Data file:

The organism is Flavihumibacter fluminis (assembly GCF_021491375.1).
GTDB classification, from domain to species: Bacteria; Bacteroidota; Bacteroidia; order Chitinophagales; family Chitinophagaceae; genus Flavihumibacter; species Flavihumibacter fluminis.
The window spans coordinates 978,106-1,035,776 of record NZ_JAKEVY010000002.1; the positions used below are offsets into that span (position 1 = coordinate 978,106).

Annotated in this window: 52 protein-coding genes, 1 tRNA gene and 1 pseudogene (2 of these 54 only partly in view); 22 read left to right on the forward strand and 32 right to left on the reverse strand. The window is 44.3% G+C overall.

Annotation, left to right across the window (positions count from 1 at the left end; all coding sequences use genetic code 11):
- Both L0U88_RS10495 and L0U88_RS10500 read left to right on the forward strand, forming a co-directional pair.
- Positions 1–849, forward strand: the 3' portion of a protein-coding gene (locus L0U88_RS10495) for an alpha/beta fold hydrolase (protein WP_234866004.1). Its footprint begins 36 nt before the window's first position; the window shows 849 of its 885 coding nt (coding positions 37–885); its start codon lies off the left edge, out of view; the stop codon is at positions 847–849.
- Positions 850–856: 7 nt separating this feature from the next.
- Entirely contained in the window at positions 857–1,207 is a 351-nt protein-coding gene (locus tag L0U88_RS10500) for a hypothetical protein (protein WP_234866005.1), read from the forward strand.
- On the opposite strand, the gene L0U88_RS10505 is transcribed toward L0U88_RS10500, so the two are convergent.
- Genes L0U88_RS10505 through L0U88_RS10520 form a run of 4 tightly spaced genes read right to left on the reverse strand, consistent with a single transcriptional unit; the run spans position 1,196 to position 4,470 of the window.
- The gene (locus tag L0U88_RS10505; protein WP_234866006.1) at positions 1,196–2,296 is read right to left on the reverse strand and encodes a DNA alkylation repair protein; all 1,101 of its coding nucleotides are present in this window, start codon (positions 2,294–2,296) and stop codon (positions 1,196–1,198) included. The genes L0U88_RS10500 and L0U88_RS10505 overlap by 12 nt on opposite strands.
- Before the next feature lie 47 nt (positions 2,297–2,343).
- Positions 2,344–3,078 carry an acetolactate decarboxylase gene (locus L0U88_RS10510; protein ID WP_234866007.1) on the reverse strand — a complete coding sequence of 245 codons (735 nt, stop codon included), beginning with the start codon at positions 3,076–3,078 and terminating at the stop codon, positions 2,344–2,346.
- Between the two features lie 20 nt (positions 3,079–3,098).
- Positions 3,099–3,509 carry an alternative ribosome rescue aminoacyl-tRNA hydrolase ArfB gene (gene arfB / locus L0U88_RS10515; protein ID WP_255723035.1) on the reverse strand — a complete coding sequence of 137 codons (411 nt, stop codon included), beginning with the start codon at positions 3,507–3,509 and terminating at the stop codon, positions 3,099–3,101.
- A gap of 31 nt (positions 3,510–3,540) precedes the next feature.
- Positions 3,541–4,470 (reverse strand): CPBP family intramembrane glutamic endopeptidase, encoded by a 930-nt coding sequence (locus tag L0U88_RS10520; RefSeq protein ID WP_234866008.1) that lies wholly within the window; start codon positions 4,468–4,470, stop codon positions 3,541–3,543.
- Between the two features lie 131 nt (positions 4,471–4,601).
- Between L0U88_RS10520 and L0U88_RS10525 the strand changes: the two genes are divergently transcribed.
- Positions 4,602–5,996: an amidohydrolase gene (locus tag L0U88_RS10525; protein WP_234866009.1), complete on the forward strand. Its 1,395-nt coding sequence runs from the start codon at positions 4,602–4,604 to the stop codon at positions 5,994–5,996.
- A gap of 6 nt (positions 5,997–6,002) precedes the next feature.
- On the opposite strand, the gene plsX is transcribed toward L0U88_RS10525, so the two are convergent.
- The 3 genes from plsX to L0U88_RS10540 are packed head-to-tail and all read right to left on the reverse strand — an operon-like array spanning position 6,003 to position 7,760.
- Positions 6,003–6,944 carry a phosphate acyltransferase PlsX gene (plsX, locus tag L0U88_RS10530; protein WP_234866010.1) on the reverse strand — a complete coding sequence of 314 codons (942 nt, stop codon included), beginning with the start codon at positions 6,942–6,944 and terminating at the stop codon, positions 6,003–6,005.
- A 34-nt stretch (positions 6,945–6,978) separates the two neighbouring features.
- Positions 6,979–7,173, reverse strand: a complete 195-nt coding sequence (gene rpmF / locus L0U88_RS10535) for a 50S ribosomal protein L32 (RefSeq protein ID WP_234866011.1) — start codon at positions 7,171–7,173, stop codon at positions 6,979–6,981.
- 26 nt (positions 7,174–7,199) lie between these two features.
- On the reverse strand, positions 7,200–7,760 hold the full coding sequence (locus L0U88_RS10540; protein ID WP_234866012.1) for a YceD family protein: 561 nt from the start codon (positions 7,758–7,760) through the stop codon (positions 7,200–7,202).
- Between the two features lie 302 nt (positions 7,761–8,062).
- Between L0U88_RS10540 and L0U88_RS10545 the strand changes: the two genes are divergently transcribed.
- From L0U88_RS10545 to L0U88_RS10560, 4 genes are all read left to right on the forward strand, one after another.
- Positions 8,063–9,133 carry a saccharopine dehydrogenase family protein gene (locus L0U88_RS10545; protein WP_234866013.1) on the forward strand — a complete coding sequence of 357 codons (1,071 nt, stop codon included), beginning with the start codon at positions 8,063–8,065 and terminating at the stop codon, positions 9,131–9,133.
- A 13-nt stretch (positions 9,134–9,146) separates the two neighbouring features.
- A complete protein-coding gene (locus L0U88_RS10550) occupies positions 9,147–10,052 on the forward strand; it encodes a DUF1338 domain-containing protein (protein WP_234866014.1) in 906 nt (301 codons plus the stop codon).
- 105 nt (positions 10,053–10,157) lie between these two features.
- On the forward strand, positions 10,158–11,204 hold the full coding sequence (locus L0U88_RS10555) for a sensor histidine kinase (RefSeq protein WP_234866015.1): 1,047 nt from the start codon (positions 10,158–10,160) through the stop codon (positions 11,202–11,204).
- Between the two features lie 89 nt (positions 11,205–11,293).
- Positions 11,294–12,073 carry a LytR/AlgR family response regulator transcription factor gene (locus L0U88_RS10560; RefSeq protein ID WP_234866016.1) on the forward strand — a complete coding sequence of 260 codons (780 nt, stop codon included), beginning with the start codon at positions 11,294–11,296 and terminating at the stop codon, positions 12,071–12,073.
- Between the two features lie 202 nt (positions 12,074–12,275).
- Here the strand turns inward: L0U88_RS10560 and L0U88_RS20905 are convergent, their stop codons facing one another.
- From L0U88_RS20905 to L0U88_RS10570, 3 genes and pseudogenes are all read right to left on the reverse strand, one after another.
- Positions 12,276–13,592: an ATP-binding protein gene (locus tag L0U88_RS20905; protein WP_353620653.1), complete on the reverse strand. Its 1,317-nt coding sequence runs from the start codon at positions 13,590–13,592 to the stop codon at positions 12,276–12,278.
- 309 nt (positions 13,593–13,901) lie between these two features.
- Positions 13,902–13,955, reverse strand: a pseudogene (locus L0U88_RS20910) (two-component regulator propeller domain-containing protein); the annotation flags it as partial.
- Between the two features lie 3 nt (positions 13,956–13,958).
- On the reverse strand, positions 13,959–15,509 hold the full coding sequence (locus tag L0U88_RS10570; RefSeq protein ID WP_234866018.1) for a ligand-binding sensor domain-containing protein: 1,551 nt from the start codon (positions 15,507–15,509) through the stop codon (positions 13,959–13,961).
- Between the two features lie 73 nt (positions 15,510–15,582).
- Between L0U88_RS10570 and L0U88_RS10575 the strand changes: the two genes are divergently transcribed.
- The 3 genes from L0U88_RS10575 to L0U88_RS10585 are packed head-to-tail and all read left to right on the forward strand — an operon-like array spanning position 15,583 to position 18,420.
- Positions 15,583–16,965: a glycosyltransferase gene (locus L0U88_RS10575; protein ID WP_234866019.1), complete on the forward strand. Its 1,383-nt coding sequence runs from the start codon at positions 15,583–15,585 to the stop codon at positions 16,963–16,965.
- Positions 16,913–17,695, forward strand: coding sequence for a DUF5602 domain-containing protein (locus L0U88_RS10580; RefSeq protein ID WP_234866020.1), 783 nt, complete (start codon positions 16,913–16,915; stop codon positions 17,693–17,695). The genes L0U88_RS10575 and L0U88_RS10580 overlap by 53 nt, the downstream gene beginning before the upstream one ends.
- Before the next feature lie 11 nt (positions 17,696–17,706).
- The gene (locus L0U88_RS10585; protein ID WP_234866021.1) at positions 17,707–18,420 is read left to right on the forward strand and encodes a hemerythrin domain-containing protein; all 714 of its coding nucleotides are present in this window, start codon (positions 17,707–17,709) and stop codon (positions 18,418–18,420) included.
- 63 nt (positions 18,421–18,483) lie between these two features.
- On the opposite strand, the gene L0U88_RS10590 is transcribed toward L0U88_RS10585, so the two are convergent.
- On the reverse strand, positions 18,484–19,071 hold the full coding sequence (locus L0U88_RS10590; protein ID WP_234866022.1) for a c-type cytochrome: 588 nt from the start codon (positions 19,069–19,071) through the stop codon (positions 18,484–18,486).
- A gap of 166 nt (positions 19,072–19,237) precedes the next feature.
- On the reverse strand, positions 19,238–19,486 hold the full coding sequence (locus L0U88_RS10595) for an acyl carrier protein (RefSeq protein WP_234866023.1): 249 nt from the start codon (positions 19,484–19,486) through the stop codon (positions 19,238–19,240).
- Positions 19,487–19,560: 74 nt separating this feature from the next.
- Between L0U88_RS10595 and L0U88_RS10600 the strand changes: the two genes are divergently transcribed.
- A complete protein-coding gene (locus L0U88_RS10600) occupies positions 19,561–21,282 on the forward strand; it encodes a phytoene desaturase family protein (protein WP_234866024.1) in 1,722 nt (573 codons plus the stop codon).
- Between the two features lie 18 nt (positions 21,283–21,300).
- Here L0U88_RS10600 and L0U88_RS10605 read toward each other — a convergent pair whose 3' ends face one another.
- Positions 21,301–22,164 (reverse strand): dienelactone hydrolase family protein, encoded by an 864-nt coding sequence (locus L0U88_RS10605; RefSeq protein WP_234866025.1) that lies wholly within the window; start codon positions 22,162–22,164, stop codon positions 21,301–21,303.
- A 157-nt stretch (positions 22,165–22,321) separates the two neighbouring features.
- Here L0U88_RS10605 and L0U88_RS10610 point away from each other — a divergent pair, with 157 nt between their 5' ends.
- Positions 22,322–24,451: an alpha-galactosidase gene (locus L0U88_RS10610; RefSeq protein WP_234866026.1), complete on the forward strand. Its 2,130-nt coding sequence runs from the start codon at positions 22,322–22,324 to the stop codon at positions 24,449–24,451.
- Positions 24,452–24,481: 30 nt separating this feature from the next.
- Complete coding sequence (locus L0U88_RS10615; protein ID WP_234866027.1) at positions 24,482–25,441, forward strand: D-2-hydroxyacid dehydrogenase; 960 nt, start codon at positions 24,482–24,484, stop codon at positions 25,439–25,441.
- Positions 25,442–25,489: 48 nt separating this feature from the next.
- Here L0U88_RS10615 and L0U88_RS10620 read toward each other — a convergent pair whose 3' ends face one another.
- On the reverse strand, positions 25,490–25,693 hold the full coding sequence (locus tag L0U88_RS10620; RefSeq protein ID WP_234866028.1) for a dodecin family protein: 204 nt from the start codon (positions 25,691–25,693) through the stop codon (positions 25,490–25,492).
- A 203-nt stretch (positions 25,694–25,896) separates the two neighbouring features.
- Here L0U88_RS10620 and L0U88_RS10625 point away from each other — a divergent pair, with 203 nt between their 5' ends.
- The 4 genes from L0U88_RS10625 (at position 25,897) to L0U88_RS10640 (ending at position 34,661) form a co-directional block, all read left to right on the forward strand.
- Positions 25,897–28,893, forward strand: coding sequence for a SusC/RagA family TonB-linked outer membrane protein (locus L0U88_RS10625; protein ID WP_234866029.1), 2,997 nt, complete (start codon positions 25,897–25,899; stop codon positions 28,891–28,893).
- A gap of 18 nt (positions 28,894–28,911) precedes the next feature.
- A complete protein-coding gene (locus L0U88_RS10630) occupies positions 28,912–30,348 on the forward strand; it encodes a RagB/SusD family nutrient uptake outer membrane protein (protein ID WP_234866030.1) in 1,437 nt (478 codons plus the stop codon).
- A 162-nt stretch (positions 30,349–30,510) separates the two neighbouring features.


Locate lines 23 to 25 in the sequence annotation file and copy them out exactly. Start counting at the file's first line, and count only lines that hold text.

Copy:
- On the opposite strand, the gene plsX is transcribed toward L0U88_RS10525, so the two are convergent.
- The 3 genes from plsX to L0U88_RS10540 are packed head-to-tail and all read right to left on the reverse strand — an operon-like array spanning position 6,003 to position 7,760.
- Positions 6,003–6,944 carry a phosphate acyltransferase PlsX gene (plsX, locus tag L0U88_RS10530; protein WP_234866010.1) on the reverse strand — a complete coding sequence of 314 codons (942 nt, stop codon included), beginning with the start codon at positions 6,942–6,944 and terminating at the stop codon, positions 6,003–6,005.